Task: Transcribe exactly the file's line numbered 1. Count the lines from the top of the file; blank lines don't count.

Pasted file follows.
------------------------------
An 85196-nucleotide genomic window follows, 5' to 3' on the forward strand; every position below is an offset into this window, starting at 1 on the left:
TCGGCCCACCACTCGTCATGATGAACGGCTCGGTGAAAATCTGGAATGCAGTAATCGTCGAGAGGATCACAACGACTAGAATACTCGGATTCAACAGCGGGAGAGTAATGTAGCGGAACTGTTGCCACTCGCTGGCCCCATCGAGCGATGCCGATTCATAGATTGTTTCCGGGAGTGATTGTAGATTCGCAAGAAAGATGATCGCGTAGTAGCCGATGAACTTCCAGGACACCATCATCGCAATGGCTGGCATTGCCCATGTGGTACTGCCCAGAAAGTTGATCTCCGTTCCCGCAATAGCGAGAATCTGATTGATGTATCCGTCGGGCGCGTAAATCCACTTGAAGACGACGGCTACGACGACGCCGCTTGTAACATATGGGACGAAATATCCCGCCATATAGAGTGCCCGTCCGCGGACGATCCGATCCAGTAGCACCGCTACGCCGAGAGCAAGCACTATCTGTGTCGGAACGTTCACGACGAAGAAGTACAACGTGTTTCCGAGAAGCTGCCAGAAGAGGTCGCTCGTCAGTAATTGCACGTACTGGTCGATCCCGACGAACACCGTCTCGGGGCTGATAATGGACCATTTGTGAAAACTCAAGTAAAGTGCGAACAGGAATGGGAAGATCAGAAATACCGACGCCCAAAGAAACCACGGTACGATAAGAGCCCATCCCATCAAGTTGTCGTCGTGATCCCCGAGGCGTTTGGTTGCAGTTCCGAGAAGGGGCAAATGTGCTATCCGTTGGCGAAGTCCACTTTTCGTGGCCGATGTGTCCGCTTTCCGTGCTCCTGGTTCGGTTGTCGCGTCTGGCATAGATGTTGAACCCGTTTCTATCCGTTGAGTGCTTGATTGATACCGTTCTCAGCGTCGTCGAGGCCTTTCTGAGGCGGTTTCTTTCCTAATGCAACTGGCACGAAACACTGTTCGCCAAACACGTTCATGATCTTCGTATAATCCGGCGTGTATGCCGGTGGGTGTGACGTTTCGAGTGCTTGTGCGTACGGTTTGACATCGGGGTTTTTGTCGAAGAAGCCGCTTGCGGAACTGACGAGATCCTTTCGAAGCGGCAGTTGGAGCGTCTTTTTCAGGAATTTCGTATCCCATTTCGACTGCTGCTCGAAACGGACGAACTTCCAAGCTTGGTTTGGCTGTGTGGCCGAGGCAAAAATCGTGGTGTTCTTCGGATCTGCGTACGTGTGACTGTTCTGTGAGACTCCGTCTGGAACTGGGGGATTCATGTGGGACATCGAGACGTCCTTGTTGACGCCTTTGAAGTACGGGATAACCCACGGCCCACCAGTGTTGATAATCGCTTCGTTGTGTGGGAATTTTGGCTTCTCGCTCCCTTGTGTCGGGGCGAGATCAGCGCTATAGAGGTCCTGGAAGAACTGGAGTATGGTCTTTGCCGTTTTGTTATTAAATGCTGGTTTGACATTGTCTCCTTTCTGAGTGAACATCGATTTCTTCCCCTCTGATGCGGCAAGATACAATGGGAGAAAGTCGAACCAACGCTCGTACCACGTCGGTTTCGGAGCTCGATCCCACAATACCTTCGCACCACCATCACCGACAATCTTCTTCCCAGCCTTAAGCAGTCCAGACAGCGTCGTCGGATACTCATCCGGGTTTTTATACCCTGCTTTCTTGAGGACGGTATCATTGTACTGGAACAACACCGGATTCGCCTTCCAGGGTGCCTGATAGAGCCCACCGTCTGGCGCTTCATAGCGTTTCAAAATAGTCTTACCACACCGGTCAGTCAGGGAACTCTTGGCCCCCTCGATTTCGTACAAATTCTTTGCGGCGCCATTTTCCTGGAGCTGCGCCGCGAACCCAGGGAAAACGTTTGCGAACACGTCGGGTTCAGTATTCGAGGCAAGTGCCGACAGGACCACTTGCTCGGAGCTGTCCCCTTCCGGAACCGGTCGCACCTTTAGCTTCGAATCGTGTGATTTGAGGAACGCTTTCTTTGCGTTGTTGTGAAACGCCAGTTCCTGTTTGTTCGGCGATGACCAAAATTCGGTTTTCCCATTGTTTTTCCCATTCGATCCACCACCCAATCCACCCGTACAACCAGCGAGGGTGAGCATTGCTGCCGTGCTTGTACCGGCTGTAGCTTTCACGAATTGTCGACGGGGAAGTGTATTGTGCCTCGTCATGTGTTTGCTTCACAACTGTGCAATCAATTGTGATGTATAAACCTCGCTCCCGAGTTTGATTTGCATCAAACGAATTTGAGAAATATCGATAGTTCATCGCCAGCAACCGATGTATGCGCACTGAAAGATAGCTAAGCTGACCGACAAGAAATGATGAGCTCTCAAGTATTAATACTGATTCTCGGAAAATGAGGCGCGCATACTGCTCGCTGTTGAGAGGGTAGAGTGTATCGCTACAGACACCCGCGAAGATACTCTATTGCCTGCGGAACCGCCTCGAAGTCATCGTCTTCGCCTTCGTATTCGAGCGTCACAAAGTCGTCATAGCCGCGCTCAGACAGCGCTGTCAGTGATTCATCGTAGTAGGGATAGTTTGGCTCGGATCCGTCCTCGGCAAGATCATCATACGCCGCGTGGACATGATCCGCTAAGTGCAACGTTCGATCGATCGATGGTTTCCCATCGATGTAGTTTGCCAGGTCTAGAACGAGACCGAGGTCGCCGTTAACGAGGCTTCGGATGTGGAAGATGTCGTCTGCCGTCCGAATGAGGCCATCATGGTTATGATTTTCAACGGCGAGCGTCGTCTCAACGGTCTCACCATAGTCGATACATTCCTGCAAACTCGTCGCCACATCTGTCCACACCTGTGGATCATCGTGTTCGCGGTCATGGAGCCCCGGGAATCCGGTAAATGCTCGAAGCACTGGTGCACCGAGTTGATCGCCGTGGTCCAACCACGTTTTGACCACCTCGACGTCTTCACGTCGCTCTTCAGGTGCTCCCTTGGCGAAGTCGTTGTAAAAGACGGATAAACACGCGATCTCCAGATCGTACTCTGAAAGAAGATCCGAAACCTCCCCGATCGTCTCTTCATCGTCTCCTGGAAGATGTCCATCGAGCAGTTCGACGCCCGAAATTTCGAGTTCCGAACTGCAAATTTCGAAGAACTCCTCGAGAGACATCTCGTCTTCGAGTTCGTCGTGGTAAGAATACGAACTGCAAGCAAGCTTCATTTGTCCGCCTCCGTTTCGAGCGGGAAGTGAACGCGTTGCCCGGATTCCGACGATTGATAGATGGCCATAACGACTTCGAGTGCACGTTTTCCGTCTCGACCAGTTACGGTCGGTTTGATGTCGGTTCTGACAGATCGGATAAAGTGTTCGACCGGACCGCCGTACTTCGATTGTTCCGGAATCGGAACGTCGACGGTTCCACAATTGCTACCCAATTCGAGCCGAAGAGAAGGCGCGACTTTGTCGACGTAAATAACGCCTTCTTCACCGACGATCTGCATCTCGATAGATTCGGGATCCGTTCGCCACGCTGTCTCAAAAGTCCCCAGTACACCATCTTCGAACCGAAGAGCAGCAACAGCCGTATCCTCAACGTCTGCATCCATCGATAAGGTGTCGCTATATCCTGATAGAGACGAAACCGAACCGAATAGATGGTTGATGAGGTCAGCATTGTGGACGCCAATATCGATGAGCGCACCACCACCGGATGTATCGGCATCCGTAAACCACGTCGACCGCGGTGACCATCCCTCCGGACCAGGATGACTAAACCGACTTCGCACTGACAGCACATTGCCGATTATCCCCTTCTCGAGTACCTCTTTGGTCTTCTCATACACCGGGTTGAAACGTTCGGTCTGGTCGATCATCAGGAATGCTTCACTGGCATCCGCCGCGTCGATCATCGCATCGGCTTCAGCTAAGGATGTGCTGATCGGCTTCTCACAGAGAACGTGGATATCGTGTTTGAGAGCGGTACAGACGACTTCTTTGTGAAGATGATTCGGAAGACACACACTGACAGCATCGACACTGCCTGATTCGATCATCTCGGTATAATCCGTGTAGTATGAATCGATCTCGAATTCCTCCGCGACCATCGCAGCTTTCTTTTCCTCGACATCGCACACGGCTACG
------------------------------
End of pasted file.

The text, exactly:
An 85196-nucleotide genomic window follows, 5' to 3' on the forward strand; every position below is an offset into this window, starting at 1 on the left: